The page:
Jesus is preaching His Sermon on the Mount, addressed to both His disciples and the crowd gathered there. As such, and in consideration of their relatively simple lives, He often speaks using metaphors and analogy. Such tools allow that deep truths and complex ideas can be articulated succinctly without the need for prior education, big words or a lengthy introduction. Now teaching about the use of money, He once again expresses a most profound truth using simple imagery, “The eye is the lamp of the body. If your eyes are good, your whole body will be full of light. But if your eyes are bad, your whole body will be full of darkness. If then the light within you is darkness, how great is that darkness!”
We know that the eye is simply a lens and gatherer of light, but the people of His day believed that the eye was an actual source of light. So His metaphor has a more solid landing in their thinking then ours, even though what He said more accurately lines up with modern science – light does enter the eye and ‘illumine’ the body (if we take the body as the mind). But the imagery Jesus uses actually transcends a modern human understanding of physics. He uses a metaphor for a metaphor to explain something that would otherwise take many days to explain, and the result is that we can innately grasp what He is saying, “As the lamp is an image for the eye, so the eye in turn is an image for the human capacity to absorb from what is available externally.”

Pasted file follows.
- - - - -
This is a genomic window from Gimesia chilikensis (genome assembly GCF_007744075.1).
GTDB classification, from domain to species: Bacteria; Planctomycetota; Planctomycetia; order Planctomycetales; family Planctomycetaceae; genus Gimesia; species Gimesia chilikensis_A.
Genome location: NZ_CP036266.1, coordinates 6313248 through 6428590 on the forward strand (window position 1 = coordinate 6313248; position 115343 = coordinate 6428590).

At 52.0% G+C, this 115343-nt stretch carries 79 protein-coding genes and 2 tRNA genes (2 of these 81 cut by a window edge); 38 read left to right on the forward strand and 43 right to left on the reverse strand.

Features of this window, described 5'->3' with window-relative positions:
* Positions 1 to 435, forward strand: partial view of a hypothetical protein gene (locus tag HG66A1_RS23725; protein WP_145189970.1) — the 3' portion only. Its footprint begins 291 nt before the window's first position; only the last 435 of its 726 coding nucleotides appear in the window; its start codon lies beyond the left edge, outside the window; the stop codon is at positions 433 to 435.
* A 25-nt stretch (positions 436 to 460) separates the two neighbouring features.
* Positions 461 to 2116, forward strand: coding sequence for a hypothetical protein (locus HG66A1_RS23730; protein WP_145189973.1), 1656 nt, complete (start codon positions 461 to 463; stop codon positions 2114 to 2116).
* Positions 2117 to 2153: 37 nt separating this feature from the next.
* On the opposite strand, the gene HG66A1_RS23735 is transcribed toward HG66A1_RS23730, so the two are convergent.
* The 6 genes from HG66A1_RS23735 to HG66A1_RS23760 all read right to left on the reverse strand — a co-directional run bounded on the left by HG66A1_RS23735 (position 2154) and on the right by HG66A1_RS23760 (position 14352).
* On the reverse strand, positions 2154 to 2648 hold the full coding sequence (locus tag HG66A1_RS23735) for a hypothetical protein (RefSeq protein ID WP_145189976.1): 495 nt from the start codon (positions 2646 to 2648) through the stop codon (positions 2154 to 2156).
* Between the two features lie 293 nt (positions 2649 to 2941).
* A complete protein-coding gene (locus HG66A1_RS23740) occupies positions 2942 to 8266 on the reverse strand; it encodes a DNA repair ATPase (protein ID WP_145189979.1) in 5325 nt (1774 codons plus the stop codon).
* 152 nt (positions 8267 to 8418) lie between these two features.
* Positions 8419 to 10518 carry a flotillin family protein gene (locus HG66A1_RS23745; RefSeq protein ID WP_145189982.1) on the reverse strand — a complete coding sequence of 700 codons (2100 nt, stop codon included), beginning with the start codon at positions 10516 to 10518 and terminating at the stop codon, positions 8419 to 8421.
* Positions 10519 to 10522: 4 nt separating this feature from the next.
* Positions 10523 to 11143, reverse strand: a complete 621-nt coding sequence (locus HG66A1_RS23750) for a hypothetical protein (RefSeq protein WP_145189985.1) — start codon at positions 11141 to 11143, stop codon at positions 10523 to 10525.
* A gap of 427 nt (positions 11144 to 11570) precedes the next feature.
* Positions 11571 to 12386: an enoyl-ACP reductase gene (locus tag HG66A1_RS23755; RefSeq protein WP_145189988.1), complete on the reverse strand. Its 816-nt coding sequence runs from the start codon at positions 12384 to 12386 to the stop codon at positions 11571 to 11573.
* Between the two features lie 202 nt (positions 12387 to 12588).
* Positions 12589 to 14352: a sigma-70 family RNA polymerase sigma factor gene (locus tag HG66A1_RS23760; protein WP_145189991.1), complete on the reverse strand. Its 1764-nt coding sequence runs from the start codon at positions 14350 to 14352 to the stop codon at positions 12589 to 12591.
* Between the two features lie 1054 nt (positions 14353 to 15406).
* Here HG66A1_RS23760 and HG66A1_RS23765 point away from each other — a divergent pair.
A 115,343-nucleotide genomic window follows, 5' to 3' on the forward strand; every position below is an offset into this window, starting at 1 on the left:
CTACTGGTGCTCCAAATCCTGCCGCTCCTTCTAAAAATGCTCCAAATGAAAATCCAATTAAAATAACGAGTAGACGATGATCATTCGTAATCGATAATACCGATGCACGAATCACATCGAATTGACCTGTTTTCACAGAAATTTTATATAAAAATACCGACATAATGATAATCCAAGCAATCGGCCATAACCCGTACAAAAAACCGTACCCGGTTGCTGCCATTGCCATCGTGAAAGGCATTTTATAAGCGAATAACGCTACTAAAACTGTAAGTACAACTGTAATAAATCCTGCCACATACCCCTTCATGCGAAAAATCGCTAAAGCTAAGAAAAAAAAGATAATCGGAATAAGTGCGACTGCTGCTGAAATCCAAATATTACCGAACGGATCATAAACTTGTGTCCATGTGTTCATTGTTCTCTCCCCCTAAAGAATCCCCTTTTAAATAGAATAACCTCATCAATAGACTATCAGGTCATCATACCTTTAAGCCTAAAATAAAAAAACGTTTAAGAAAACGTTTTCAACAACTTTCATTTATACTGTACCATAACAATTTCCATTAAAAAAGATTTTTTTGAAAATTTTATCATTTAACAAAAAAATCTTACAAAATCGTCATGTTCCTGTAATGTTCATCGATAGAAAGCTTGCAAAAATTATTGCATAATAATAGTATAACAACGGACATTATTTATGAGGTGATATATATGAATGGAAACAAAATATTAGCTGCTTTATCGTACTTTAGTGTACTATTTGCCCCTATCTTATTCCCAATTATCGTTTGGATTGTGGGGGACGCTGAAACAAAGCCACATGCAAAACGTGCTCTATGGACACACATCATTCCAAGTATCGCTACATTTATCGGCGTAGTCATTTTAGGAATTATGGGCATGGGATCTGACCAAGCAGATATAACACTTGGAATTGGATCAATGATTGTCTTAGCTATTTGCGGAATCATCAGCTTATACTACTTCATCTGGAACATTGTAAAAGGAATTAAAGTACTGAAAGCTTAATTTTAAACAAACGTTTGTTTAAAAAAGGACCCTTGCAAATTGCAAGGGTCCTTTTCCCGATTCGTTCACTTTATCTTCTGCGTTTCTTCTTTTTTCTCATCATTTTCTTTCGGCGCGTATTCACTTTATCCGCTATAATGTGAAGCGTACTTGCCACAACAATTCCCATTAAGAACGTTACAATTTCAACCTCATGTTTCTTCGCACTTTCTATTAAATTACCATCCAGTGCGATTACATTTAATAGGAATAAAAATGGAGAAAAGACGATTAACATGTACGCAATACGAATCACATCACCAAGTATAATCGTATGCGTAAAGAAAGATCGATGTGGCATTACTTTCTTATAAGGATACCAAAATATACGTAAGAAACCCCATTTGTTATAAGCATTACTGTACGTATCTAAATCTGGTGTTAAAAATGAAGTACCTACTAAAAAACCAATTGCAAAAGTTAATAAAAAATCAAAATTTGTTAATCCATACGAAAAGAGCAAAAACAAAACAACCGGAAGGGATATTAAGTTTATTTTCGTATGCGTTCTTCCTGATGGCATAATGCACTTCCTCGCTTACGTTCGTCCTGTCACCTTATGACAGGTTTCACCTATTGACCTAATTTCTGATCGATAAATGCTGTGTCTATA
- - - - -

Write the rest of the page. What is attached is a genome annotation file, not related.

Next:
In other words, what Jesus is teaching is only grasp-able by those who can think straight – those who “have light coming into their bodies,” so to speak. Others, who have “bad eyes” – and so cannot grasp Jesus’ profound truth – are left completely in the dark as to what He is saying and completely unable to apply that truth in any capacity whatsoever. One must therefore understand that Jesus is not just hinting at something. He is raising the stakes on the value of what He is teaching. In fact, He is raising a huge red flag over it. He is telling us that we will completely miss the point if we are not very careful, and our lostness on that point will be severe.
Certainly that can apply to the entire Sermon. But if so, how much more so His teaching on money? For immediately prior to talking about lamps, eyes and light, Jesus was saying, “where your treasure is, there your heart will be also.” Immediately after talking about lamps, eyes and light, Jesus says, “You cannot serve both God and Money.” The metaphor within a metaphor He uses cannot therefore be understood merely as a tool to communicate an erudite thought. It is a flag. It is a flare. A spotlight even, to tell us that our love of money will cloud our thinking and greatly diminish our spiritual insight.
That is because while we sit and listen to Jesus preaching, our minds are illuminated and clear. But if we do not park our thoughts on what He has just told us, the moment we turn back to normal daily life the pressures and concerns of that daily life will completely overshadow what He just taught. Therefore let us be wise. Let us be of sound mind. Let us think clearly. And let us remember that the economy of God is not built on fiat currency, or on stocks and bonds, or on derivatives and debt, or on real estate or on private equity, or on silver and gold. It is built on gift and sacrifice for His glory.
And that idea we can take to the bank. Amen.
The undivided eye is singularly focused on eternal things; storing up treasures in heaven. The person with a good eye serves only God, not money. Since they are undivided in their commitment to God, they are also generous with their money in responding to the needs of the kingdom.Alan P. Stanley
What will you do today to ensure your eyes are good?